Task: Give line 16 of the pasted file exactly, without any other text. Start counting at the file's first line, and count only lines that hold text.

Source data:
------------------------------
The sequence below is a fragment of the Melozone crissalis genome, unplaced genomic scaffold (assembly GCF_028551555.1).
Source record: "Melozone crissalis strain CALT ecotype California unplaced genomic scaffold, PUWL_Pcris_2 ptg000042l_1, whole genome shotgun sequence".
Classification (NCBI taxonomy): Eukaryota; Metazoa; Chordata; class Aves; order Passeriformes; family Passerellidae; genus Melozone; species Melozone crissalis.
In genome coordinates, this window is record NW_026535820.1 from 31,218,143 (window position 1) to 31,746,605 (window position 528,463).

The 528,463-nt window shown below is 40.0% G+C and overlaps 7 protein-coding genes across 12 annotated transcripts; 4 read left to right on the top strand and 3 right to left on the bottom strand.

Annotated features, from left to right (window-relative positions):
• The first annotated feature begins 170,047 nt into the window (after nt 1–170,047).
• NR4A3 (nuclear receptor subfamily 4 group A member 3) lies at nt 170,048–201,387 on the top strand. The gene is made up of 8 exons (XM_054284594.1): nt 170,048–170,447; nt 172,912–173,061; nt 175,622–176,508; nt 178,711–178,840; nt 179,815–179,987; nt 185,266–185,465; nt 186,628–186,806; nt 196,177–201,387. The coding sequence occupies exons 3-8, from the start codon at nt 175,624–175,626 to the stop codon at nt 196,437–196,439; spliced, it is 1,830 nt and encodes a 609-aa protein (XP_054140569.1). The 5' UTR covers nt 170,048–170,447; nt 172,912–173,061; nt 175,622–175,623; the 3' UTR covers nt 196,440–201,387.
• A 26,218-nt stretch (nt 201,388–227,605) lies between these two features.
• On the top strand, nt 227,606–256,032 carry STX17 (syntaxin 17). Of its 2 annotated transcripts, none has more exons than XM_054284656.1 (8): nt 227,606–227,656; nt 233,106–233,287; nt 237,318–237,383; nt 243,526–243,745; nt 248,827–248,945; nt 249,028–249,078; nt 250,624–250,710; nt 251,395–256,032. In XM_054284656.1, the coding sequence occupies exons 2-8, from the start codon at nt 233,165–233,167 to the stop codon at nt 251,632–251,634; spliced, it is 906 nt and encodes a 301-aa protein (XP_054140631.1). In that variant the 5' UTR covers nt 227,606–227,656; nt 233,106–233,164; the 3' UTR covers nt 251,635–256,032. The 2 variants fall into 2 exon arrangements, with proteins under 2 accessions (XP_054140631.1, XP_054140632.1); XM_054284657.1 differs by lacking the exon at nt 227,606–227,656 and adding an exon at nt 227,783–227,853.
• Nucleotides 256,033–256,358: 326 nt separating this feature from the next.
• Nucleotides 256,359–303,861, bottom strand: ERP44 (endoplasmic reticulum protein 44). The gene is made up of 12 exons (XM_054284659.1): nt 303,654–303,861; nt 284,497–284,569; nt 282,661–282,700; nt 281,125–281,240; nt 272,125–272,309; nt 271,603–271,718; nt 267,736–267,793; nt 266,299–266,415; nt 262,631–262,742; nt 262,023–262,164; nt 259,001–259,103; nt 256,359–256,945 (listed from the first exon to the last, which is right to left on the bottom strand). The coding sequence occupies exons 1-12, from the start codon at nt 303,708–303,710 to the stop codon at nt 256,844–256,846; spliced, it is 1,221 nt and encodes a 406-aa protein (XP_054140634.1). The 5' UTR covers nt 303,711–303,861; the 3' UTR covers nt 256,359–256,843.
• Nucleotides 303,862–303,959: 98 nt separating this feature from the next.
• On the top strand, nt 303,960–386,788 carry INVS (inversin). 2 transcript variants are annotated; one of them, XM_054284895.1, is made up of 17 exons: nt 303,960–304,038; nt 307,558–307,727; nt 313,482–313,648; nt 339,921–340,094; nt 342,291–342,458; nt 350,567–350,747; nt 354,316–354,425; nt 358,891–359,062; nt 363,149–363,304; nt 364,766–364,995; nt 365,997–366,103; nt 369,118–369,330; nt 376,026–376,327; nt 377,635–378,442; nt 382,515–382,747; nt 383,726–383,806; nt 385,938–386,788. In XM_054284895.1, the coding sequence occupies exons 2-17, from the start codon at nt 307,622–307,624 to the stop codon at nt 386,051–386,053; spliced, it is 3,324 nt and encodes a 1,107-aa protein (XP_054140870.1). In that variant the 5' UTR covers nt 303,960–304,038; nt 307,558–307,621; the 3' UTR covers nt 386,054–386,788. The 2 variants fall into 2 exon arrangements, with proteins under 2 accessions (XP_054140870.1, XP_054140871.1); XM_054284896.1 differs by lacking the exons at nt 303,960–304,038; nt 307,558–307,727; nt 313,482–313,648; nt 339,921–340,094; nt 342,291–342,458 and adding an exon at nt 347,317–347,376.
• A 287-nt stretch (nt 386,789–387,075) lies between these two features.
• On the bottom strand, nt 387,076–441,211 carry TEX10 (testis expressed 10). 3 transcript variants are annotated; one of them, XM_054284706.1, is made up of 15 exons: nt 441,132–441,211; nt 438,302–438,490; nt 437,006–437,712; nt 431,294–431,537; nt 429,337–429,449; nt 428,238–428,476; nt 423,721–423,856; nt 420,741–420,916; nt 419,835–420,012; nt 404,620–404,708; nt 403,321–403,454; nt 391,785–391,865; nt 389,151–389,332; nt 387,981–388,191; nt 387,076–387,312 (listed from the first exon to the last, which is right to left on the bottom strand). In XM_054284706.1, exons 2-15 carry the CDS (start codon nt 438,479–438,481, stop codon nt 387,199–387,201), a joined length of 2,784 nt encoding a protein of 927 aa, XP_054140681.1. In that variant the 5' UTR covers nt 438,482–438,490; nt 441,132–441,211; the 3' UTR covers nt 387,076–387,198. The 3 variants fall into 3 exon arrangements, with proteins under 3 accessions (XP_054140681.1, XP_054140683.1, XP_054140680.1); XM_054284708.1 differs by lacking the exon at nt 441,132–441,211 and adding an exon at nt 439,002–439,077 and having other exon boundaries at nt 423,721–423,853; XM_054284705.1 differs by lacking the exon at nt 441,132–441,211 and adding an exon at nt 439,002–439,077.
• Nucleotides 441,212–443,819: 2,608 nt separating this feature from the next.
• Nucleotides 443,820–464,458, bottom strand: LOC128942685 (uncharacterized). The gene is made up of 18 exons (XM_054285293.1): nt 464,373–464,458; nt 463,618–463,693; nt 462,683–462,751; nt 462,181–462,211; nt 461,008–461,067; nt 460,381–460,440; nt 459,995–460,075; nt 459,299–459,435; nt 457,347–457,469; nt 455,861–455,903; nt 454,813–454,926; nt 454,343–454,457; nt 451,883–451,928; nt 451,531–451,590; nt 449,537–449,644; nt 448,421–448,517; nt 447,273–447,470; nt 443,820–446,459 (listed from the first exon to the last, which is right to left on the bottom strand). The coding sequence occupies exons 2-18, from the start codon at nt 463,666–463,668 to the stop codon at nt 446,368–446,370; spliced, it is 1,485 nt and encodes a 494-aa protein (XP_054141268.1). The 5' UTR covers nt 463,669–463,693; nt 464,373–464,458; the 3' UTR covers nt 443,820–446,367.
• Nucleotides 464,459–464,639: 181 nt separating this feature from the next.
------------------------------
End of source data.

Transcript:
• On the bottom strand, nt 387,076–441,211 carry TEX10 (testis expressed 10). 3 transcript variants are annotated; one of them, XM_054284706.1, is made up of 15 exons: nt 441,132–441,211; nt 438,302–438,490; nt 437,006–437,712; nt 431,294–431,537; nt 429,337–429,449; nt 428,238–428,476; nt 423,721–423,856; nt 420,741–420,916; nt 419,835–420,012; nt 404,620–404,708; nt 403,321–403,454; nt 391,785–391,865; nt 389,151–389,332; nt 387,981–388,191; nt 387,076–387,312 (listed from the first exon to the last, which is right to left on the bottom strand). In XM_054284706.1, exons 2-15 carry the CDS (start codon nt 438,479–438,481, stop codon nt 387,199–387,201), a joined length of 2,784 nt encoding a protein of 927 aa, XP_054140681.1. In that variant the 5' UTR covers nt 438,482–438,490; nt 441,132–441,211; the 3' UTR covers nt 387,076–387,198. The 3 variants fall into 3 exon arrangements, with proteins under 3 accessions (XP_054140681.1, XP_054140683.1, XP_054140680.1); XM_054284708.1 differs by lacking the exon at nt 441,132–441,211 and adding an exon at nt 439,002–439,077 and having other exon boundaries at nt 423,721–423,853; XM_054284705.1 differs by lacking the exon at nt 441,132–441,211 and adding an exon at nt 439,002–439,077.